As I reach the surface of the water, in the trough of a wave, I reach out to grab the dummy floating past just as a wave crashes over my head, dousing me in icy water and threatening to yank the dummy from my grasp. I’m trying to find a strap on Bob (our dummy) that will allow me to attach a tether to him. But the force of the moving boat against the waves threatens to pull Bob away from me as I fumble for a loop to attach the tether to.

“Where the fuck do I grab him?!” I scream.

“Just hook onto anything!” Someone screams back.

I find a space in Bob’s life jacket and hold the tether in my fist while I jam my hand through Bob’s jacket and reach back to clip onto my own chest strap.

“Made!” I scream. “Get me the hell out of here!”

The halyard begins to raise and, to my relief, I’m dropped back on deck while the crew fumbles to drag Bob, soaking wet, over the guard rails.

In my mind, I’m imagining Bob is a real person. And I’m overwhelmed with the responsibility of retrieving a man overboard from what I perceive to be rough seas, though I know this is nothing compared to the seas we’ll encounter in the Southern Ocean. “What if I couldn’t hold on to him?” I think. “What if I couldn’t find a way to tether myself to him while being thrown around in the sea? How could I ever live with myself if I failed to retrieve someone in a real-life situation?”

I shudder from the cold of my wet foulies and at the thought of being responsible for whether someone lives or dies out here on the ocean.

clipper race training level 2 turf to surf

Even when it’s cold and wet, life on a race boat is still an amazing thrill

Day 6

WTF? I am screaming into the wind, trying to hold onto the Yankee headsail as it whips and lashes and tries to wrench itself violently from my grasp. “COME ON, YOU MOTHERFUCKER!” I scream at the sail in a last-ditch attempt to muster the dregs of my strength from an adrenalin rush as my left leg is wrapped around the leech of a sail that’s trying desperately to throw me over the guard rails. My whole body and mind is engaged in battle with a force I don’t have the strength to fight alone. Three other crew are fighting beside me to bring the sail down in Force 8 winds while the rest of the boat is either throwing up off the stern or lying in bed puking into galley pots.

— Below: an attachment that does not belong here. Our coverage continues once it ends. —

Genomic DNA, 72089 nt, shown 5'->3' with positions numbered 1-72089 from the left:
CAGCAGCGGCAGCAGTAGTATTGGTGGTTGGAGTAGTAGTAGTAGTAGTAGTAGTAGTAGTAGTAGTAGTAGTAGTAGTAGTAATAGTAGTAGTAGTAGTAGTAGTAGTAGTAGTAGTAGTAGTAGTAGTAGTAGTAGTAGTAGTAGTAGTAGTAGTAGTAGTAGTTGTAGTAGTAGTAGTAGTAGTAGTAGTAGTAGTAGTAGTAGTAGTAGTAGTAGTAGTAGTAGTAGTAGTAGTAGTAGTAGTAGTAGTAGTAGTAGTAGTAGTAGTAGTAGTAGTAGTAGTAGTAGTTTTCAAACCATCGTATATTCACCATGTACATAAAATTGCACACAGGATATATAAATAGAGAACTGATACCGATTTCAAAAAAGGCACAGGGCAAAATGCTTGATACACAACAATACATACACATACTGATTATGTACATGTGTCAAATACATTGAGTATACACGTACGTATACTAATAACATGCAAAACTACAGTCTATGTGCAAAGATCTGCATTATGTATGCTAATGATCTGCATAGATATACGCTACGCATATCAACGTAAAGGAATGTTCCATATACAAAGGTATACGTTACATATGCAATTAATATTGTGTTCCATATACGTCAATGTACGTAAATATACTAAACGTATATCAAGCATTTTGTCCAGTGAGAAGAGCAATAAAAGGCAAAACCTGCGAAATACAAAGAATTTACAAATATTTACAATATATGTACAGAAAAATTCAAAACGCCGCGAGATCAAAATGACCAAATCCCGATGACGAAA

When we finally jerk the sail down and safely onto the foredeck, I look around and see a war zone of casualties on deck. One crew member is slumped over the stern, throwing up over the rails. Two other crew try to move forward to help but find themselves slowed by nausea as they try not to spew tuna and sweetcorn all over their fellow crew.

In the moments after we wrenched the over-powered Yankee sail onto deck, I sit in the cockpit and shudder a tearful sigh of relief. I’m not sure what’s upset me so much about this incident, but I think it’s the realization that I’m only as strong as my crew and my training. No amount of weight-lifting was going to get that sail in by itself.

The Skipper makes an executive decision to return to Gosport Marina, having been at sea for less than two full days. The crew is simultaneously relieved and disappointed. As is the Skipper.

clipper race training gosport marina

Returning to our haven at Gosport Marina allowed us time to calmly regroup

Day 7

What a difference a hot shower and some food makes. After a night in port, a soaked-through, barely functioning crew is transformed into the dry, rosy-cheeked chatty people I met on our first day of training.

Deep, contented snoring reverberated through “the ghetto” (the crew’s quarters) last night, and this morning a happy, healed fully functioning crew is on deck and ready to take on the seas again. The morale is so strong it’s tangible, which proves to us all that even the lowest moments at sea are only temporary.

Jim greets us with, “This was a wake-up call for all of you. Your old level of discomfort is now your new norm. Let’s move on and do some sailing.”

level 2 clipper race training at sea

With a little time to regroup, the crew start having fun again

Day 8

The last two days have been full of sunshine, laughter and jokes about “grinding through the night.” It’s like the crew died a small death and were resurrected as a stronger, hardier team.